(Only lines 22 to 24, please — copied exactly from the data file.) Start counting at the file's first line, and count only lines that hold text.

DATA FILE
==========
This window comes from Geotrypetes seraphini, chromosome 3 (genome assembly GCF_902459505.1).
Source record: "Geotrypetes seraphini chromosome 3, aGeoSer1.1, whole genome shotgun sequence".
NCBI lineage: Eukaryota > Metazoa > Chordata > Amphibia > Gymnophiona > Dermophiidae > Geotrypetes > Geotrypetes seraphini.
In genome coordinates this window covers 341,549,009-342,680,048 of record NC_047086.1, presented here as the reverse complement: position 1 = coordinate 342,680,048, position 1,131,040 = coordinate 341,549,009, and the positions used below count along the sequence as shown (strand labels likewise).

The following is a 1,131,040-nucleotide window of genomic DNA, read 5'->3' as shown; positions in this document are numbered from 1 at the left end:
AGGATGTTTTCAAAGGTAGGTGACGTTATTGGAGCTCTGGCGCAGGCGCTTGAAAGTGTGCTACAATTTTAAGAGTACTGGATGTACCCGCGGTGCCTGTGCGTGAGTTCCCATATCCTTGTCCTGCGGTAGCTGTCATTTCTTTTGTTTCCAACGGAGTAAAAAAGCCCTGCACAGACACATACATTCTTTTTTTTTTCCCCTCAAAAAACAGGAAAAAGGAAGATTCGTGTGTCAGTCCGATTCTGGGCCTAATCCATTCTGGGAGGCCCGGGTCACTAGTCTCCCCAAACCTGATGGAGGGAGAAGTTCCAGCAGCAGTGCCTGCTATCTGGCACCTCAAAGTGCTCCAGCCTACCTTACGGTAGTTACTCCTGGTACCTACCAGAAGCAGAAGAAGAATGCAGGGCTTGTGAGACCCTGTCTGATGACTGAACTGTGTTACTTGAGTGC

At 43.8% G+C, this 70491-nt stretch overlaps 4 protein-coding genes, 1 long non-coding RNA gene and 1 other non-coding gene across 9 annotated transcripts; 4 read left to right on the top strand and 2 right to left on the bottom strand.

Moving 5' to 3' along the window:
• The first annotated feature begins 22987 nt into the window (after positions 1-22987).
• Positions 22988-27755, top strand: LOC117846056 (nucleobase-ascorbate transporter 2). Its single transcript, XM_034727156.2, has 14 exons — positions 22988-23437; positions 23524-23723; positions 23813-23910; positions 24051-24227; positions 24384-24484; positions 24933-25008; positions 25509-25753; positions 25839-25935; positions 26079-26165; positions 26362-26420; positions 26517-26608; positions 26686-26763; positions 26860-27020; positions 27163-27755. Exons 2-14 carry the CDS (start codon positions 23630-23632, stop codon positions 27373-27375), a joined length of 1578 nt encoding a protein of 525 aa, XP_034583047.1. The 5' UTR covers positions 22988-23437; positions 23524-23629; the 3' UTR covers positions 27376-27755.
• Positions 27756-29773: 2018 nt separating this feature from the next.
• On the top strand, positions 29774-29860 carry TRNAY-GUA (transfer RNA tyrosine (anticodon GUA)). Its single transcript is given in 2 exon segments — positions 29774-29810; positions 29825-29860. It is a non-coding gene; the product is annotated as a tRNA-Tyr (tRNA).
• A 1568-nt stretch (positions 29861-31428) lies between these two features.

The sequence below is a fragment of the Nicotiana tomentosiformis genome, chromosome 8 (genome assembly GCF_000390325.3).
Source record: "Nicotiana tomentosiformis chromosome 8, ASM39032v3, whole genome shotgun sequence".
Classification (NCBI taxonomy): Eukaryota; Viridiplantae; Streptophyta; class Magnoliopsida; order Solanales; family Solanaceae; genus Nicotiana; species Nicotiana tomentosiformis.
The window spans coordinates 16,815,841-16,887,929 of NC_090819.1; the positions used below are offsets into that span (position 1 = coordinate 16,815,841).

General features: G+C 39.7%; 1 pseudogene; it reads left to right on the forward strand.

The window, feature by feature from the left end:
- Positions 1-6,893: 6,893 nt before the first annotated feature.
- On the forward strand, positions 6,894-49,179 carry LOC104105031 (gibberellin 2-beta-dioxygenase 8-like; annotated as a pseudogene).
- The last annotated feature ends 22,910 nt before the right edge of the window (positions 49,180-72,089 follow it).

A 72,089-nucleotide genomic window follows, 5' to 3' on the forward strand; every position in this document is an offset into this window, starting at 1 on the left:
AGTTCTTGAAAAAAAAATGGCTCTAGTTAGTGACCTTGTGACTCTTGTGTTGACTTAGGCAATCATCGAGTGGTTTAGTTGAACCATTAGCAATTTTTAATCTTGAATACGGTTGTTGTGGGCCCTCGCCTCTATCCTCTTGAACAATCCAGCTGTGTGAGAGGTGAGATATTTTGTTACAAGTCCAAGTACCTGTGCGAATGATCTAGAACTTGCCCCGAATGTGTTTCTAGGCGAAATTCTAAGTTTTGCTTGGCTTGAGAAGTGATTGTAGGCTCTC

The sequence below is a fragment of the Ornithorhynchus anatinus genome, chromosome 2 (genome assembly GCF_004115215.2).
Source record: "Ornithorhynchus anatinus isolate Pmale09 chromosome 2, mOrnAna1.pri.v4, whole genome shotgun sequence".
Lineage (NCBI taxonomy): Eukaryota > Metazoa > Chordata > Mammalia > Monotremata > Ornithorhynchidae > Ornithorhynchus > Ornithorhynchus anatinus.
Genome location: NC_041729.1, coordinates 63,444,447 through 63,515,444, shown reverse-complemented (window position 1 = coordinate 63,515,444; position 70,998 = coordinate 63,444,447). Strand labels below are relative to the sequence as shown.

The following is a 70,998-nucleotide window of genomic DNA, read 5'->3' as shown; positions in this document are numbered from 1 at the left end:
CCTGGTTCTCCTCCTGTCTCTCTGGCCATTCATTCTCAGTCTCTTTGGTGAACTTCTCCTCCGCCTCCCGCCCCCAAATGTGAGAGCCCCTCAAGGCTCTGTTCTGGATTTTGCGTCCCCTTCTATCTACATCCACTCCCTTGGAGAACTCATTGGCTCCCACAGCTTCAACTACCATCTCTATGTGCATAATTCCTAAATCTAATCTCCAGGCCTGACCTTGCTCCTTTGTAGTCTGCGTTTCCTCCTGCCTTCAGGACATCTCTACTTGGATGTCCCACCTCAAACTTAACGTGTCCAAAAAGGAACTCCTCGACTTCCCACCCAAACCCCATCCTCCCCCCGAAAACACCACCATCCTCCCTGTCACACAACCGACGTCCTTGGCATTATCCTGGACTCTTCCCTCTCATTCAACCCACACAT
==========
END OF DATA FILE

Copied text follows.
- The last annotated feature ends 22,910 nt before the right edge of the window (positions 49,180-72,089 follow it).

A 72,089-nucleotide genomic window follows, 5' to 3' on the forward strand; every position in this document is an offset into this window, starting at 1 on the left:
AGTTCTTGAAAAAAAAATGGCTCTAGTTAGTGACCTTGTGACTCTTGTGTTGACTTAGGCAATCATCGAGTGGTTTAGTTGAACCATTAGCAATTTTTAATCTTGAATACGGTTGTTGTGGGCCCTCGCCTCTATCCTCTTGAACAATCCAGCTGTGTGAGAGGTGAGATATTTTGTTACAAGTCCAAGTACCTGTGCGAATGATCTAGAACTTGCCCCGAATGTGTTTCTAGGCGAAATTCTAAGTTTTGCTTGGCTTGAGAAGTGATTGTAGGCTCTC